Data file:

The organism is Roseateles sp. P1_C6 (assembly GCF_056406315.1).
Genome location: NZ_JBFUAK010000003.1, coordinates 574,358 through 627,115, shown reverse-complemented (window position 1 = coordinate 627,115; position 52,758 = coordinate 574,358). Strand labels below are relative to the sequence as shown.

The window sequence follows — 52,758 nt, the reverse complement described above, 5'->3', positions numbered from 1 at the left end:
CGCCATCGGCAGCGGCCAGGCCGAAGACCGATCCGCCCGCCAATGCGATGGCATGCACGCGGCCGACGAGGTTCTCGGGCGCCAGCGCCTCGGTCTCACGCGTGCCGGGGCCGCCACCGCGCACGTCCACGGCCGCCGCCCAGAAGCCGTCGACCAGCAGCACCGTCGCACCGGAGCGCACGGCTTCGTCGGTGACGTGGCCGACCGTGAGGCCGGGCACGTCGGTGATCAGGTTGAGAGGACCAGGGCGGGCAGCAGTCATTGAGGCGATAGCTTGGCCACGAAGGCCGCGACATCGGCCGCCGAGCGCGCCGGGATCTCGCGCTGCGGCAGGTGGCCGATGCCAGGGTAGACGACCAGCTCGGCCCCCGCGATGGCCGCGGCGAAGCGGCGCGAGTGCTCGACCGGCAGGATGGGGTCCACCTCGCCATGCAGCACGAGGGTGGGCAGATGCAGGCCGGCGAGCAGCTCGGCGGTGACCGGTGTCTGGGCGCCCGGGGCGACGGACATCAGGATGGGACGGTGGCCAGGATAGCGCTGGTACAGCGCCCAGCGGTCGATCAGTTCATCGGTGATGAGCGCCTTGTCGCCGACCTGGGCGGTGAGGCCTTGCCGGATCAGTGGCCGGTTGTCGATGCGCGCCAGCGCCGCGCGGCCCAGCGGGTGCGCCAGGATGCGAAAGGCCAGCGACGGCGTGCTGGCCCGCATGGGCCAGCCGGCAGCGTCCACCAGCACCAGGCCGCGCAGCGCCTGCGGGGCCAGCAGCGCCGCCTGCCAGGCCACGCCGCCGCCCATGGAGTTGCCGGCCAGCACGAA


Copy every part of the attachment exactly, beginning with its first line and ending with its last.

The organism is Roseateles sp. P1_C6 (assembly GCF_056406315.1).
Genome location: NZ_JBFUAK010000003.1, coordinates 574,358 through 627,115, shown reverse-complemented (window position 1 = coordinate 627,115; position 52,758 = coordinate 574,358). Strand labels below are relative to the sequence as shown.

The window sequence follows — 52,758 nt, the reverse complement described above, 5'->3', positions numbered from 1 at the left end:
CGCCATCGGCAGCGGCCAGGCCGAAGACCGATCCGCCCGCCAATGCGATGGCATGCACGCGGCCGACGAGGTTCTCGGGCGCCAGCGCCTCGGTCTCACGCGTGCCGGGGCCGCCACCGCGCACGTCCACGGCCGCCGCCCAGAAGCCGTCGACCAGCAGCACCGTCGCACCGGAGCGCACGGCTTCGTCGGTGACGTGGCCGACCGTGAGGCCGGGCACGTCGGTGATCAGGTTGAGAGGACCAGGGCGGGCAGCAGTCATTGAGGCGATAGCTTGGCCACGAAGGCCGCGACATCGGCCGCCGAGCGCGCCGGGATCTCGCGCTGCGGCAGGTGGCCGATGCCAGGGTAGACGACCAGCTCGGCCCCCGCGATGGCCGCGGCGAAGCGGCGCGAGTGCTCGACCGGCAGGATGGGGTCCACCTCGCCATGCAGCACGAGGGTGGGCAGATGCAGGCCGGCGAGCAGCTCGGCGGTGACCGGTGTCTGGGCGCCCGGGGCGACGGACATCAGGATGGGACGGTGGCCAGGATAGCGCTGGTACAGCGCCCAGCGGTCGATCAGTTCATCGGTGATGAGCGCCTTGTCGCCGACCTGGGCGGTGAGGCCTTGCCGGATCAGTGGCCGGTTGTCGATGCGCGCCAGCGCCGCGCGGCCCAGCGGGTGCGCCAGGATGCGAAAGGCCAGCGACGGCGTGCTGGCCCGCATGGGCCAGCCGGCAGCGTCCACCAGCACCAGGCCGCGCAGCGCCTGCGGGGCCAGCAGCGCCGCCTGCCAGGCCACGCCGCCGCCCATGGAGTTGCCGGCCAGCACGAA